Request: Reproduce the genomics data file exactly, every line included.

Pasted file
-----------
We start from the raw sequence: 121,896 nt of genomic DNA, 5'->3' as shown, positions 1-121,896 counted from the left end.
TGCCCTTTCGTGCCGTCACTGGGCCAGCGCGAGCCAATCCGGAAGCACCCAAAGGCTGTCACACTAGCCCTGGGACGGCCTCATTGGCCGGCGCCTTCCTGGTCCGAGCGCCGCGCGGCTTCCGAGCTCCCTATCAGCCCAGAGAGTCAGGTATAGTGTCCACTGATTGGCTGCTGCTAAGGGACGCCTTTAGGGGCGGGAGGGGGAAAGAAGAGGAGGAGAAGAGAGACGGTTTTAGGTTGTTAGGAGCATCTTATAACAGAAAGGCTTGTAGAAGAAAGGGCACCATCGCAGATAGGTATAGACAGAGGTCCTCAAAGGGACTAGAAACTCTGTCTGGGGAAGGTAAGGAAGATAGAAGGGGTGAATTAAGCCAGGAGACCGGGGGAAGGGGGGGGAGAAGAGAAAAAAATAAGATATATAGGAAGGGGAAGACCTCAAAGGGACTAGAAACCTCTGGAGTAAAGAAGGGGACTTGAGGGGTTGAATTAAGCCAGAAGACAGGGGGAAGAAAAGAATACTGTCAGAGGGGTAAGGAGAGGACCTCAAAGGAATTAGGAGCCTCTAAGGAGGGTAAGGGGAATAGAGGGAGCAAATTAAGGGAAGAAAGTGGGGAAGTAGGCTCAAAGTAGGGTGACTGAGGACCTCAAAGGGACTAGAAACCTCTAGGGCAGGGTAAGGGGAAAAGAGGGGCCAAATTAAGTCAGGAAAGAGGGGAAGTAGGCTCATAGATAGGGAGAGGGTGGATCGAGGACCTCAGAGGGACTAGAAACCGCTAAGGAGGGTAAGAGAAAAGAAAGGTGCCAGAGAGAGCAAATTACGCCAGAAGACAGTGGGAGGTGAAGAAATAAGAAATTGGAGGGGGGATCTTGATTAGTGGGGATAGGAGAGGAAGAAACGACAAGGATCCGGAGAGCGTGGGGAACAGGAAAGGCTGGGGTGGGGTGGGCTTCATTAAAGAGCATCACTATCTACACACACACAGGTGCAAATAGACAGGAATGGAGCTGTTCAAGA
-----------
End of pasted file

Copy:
We start from the raw sequence: 121,896 nt of genomic DNA, 5'->3' as shown, positions 1-121,896 counted from the left end.
TGCCCTTTCGTGCCGTCACTGGGCCAGCGCGAGCCAATCCGGAAGCACCCAAAGGCTGTCACACTAGCCCTGGGACGGCCTCATTGGCCGGCGCCTTCCTGGTCCGAGCGCCGCGCGGCTTCCGAGCTCCCTATCAGCCCAGAGAGTCAGGTATAGTGTCCACTGATTGGCTGCTGCTAAGGGACGCCTTTAGGGGCGGGAGGGGGAAAGAAGAGGAGGAGAAGAGAGACGGTTTTAGGTTGTTAGGAGCATCTTATAACAGAAAGGCTTGTAGAAGAAAGGGCACCATCGCAGATAGGTATAGACAGAGGTCCTCAAAGGGACTAGAAACTCTGTCTGGGGAAGGTAAGGAAGATAGAAGGGGTGAATTAAGCCAGGAGACCGGGGGAAGGGGGGGGAGAAGAGAAAAAAATAAGATATATAGGAAGGGGAAGACCTCAAAGGGACTAGAAACCTCTGGAGTAAAGAAGGGGACTTGAGGGGTTGAATTAAGCCAGAAGACAGGGGGAAGAAAAGAATACTGTCAGAGGGGTAAGGAGAGGACCTCAAAGGAATTAGGAGCCTCTAAGGAGGGTAAGGGGAATAGAGGGAGCAAATTAAGGGAAGAAAGTGGGGAAGTAGGCTCAAAGTAGGGTGACTGAGGACCTCAAAGGGACTAGAAACCTCTAGGGCAGGGTAAGGGGAAAAGAGGGGCCAAATTAAGTCAGGAAAGAGGGGAAGTAGGCTCATAGATAGGGAGAGGGTGGATCGAGGACCTCAGAGGGACTAGAAACCGCTAAGGAGGGTAAGAGAAAAGAAAGGTGCCAGAGAGAGCAAATTACGCCAGAAGACAGTGGGAGGTGAAGAAATAAGAAATTGGAGGGGGGATCTTGATTAGTGGGGATAGGAGAGGAAGAAACGACAAGGATCCGGAGAGCGTGGGGAACAGGAAAGGCTGGGGTGGGGTGGGCTTCATTAAAGAGCATCACTATCTACACACACACAGGTGCAAATAGACAGGAATGGAGCTGTTCAAGA